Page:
Droplet microfluidic technology for single cell cancer genomics


Year of Award:
2017
Award Type:
R33
Project Number:
CA212697-01
RFA Number:
RFA-CA-16-002
Technology Track:
Molecular & Cellular Analysis Technologies
PI/Project Leader:
KLEIN, ALLON MOSHE
Other PI or Project Leader:
Not Applicable
Institution:
HARVARD MEDICAL SCHOOL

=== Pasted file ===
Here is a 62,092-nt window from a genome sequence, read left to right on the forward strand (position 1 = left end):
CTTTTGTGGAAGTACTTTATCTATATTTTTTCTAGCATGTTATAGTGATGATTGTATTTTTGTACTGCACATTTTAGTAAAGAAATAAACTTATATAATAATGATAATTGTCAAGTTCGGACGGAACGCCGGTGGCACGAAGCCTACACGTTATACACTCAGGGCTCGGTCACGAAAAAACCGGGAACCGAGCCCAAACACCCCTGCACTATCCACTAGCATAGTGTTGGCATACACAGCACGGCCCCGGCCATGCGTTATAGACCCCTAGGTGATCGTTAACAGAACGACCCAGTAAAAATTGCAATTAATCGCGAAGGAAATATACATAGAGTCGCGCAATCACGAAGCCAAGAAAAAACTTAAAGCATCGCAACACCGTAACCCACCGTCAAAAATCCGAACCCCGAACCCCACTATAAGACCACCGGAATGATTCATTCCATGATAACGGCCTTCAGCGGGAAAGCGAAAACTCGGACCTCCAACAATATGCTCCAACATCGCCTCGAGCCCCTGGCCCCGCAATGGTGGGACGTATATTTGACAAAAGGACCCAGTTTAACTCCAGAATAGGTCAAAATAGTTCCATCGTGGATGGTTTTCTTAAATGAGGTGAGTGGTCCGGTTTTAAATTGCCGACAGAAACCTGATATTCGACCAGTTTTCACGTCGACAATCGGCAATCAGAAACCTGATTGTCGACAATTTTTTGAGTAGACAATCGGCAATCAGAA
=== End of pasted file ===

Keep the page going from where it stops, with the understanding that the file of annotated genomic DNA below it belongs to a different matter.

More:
PROJECT SUMMARY Tumors are complex ecosystems containing cells with different functions, which interact to maintain the cancerous environment. Profiling tumors has been severely limited by their cellular diversity, because the methods used for molecular analysis of whole tumor samples might not reflect any single tumor cell accurately. Measuring the RNA composition of 10,000s of individual cells from a tumor could turn this heterogeneity into a benefit, by revealing druggable vulnerabilities in immune and stromal cells, as well as potentially dangerous tumor-initiating transcriptomes in rare cancer cells. To address this opportunity, we propose to adapt a powerful microfluidic platform that we have developed, known as inDrops, for low-cost high-throughput single- cell profiling in cancer biology and specifically for biopsy samples. Relatively little additional technology development is required to make this method practical for analysis of individual tumors for basic research or in a clinical setting. This project focuses on solidifying the advantages of this transformative novel platform through achievable steps. Currently, inDrops is the only single-cell transcriptomics platform with the scale and cell recovery rate required to make it a practical tool for biopsy analysis. Our specific aims focus on demonstrating the method on tumor samples, optimizing microfluidic engineering for robust work with biopsies, adapting the method to work with pre-fixed cells, adapting the method for screening with targeted gene panels, and integrating the resulting data with histological analysis so as to maximally facilitate diagnostically and prognostically relevant discoveries. Together, these advances will transform inDrops into a powerful method for wide use in cancer biology.